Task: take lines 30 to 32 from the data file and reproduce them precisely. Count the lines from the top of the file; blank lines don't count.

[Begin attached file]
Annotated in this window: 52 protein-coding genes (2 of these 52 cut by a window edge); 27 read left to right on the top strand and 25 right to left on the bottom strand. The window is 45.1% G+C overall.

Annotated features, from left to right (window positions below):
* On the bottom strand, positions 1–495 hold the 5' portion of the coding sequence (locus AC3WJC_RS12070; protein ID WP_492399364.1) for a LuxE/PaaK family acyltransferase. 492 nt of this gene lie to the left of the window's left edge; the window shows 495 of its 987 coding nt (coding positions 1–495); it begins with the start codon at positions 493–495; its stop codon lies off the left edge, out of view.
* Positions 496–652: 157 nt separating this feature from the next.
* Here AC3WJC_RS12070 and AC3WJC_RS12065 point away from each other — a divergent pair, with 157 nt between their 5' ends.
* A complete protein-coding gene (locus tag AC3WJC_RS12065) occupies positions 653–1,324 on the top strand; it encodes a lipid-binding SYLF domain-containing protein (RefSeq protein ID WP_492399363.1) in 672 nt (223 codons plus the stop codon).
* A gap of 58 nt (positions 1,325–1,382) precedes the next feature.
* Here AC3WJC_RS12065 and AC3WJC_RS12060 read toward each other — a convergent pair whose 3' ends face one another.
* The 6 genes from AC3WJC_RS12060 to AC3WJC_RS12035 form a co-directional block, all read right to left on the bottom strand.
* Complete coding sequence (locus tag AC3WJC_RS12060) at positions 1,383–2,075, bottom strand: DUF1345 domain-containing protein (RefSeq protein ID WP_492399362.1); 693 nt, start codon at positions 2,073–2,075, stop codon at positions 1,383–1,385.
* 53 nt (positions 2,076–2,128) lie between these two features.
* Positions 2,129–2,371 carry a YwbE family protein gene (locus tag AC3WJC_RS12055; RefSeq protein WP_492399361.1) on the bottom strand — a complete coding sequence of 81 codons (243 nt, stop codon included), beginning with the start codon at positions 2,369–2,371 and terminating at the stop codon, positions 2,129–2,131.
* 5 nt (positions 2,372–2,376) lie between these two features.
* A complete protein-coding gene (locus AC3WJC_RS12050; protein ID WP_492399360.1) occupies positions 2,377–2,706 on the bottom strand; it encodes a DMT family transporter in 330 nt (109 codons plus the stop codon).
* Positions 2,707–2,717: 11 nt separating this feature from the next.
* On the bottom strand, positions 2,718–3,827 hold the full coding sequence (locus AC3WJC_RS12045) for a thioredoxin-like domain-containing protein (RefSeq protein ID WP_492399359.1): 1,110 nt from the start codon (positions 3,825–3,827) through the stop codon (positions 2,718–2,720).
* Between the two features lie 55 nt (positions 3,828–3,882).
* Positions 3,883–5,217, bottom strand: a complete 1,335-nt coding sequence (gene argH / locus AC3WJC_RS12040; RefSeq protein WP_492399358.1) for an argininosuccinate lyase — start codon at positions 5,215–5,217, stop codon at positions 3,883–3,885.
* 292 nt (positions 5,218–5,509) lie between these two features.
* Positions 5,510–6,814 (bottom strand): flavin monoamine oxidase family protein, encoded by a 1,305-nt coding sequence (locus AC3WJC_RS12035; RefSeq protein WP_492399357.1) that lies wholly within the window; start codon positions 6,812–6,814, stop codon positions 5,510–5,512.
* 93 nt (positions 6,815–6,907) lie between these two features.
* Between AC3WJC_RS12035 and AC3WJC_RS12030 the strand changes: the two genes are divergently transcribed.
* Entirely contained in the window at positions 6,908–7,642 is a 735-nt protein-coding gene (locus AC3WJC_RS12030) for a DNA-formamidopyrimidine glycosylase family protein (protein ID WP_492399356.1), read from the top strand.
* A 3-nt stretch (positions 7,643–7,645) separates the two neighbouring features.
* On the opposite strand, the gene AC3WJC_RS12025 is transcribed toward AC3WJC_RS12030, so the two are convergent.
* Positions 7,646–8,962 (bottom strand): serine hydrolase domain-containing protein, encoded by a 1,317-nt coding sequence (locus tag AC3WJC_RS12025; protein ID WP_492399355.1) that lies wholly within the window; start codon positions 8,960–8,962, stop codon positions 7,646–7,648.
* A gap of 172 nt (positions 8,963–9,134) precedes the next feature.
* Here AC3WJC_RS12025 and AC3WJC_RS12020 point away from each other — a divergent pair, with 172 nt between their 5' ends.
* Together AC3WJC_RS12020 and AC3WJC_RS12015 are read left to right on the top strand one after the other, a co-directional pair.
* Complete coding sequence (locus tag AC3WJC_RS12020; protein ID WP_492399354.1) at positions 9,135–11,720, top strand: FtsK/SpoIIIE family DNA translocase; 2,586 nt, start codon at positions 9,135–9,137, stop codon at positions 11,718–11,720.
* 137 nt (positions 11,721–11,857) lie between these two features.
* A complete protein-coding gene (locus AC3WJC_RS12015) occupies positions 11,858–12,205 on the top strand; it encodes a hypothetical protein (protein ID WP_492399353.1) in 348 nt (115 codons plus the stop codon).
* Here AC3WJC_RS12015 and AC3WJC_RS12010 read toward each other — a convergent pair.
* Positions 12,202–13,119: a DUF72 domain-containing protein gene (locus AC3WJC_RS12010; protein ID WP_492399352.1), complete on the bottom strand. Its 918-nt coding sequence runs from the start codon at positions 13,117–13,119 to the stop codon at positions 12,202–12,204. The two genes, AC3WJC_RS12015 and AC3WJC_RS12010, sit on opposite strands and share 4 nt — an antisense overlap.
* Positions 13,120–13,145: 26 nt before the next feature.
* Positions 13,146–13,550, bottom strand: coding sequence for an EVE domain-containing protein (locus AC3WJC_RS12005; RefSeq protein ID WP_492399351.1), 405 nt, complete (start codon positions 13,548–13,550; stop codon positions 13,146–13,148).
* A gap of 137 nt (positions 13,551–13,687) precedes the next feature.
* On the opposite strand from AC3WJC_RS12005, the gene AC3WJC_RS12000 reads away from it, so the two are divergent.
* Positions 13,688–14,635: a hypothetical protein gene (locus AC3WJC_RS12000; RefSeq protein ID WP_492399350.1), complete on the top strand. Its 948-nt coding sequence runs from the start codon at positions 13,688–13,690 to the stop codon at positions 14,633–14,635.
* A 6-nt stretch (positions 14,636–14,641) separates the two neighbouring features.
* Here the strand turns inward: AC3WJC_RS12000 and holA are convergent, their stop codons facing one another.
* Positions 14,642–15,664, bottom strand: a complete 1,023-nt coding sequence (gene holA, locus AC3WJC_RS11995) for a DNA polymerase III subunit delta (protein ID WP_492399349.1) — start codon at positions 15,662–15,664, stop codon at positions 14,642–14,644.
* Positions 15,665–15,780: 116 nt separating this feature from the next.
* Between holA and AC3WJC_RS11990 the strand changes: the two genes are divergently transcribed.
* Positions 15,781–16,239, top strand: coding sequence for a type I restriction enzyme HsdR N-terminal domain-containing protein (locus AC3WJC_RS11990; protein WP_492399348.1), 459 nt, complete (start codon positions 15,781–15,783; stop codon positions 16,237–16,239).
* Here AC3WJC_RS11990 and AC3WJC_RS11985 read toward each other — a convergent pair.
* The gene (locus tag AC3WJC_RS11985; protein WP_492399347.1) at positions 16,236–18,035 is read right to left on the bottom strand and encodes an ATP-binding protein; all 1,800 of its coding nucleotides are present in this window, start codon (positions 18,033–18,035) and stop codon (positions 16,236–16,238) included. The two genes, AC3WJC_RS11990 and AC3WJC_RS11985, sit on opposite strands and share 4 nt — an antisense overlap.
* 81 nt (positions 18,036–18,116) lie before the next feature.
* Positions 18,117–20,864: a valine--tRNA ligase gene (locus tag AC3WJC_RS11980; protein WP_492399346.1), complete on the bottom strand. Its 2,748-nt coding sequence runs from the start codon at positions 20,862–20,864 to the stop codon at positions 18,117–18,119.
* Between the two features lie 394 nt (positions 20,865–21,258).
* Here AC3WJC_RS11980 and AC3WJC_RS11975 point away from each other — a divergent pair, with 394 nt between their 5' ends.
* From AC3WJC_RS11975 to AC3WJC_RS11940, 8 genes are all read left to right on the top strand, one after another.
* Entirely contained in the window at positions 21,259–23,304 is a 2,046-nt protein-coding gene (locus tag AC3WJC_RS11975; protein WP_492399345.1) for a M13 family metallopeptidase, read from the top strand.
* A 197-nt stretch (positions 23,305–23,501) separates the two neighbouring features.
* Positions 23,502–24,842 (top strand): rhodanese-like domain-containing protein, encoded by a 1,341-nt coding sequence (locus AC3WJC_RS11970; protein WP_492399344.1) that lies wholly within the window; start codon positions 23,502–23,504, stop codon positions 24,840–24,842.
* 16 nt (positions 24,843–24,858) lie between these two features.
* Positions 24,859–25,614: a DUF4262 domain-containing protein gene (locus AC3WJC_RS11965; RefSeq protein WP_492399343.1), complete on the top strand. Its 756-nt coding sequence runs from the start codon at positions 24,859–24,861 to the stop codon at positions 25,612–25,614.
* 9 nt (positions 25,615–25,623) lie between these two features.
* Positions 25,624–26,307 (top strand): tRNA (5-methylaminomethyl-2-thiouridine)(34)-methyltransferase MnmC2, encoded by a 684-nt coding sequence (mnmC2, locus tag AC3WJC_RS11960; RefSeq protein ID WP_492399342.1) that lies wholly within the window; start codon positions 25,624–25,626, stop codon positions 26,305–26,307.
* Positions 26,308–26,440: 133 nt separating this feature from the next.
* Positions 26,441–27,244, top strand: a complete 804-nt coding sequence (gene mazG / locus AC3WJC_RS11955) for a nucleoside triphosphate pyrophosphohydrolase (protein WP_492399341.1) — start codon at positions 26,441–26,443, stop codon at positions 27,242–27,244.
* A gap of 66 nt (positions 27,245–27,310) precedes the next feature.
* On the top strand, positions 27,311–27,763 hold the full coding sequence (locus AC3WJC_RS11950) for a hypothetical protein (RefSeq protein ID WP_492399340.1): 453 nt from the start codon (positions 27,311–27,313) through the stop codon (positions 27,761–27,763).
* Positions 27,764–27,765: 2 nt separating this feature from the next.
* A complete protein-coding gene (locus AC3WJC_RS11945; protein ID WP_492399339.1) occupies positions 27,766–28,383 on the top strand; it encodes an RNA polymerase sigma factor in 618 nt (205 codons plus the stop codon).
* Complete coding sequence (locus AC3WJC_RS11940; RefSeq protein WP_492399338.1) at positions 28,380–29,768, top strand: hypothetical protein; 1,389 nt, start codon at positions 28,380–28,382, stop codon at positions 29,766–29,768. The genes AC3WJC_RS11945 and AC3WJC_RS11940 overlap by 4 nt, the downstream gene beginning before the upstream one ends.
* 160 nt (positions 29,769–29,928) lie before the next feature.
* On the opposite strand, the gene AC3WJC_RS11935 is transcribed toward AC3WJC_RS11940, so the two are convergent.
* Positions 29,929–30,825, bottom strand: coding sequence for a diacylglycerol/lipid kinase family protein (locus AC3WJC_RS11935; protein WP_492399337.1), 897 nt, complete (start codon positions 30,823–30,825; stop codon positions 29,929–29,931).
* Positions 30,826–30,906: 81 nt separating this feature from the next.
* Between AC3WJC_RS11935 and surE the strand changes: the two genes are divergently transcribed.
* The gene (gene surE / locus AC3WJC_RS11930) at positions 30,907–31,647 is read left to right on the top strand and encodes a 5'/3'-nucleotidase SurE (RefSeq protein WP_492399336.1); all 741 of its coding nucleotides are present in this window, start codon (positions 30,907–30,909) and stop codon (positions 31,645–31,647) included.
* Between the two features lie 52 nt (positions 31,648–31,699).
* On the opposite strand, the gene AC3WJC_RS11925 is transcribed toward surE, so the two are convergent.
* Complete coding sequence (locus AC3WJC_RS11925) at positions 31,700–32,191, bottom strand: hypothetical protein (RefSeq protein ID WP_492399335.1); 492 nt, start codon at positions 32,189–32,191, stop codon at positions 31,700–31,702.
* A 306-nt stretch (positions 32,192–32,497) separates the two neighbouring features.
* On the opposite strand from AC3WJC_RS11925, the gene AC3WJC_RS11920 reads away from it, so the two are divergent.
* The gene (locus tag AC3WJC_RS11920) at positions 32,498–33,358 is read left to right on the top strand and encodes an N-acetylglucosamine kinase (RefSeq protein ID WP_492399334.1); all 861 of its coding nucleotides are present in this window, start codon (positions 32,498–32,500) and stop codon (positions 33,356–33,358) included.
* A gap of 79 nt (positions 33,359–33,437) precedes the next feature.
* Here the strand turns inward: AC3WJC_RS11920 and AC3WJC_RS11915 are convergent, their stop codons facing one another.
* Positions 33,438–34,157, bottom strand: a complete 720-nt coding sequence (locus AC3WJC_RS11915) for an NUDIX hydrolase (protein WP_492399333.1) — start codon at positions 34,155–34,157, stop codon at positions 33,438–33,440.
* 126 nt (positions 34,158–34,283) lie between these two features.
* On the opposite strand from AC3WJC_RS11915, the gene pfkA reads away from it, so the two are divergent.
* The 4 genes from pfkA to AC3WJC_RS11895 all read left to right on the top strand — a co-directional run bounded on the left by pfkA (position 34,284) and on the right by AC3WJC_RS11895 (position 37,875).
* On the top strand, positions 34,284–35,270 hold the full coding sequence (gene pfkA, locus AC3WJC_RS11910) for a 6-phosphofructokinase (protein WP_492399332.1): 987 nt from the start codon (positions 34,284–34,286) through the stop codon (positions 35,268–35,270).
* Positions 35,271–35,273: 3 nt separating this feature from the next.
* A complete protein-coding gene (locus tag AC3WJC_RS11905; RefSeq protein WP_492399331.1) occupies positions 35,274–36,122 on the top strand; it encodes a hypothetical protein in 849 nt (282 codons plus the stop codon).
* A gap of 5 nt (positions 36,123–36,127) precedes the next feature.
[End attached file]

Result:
* Complete coding sequence (locus tag AC3WJC_RS12020; protein ID WP_492399354.1) at positions 9,135–11,720, top strand: FtsK/SpoIIIE family DNA translocase; 2,586 nt, start codon at positions 9,135–9,137, stop codon at positions 11,718–11,720.
* 137 nt (positions 11,721–11,857) lie between these two features.
* A complete protein-coding gene (locus AC3WJC_RS12015) occupies positions 11,858–12,205 on the top strand; it encodes a hypothetical protein (protein ID WP_492399353.1) in 348 nt (115 codons plus the stop codon).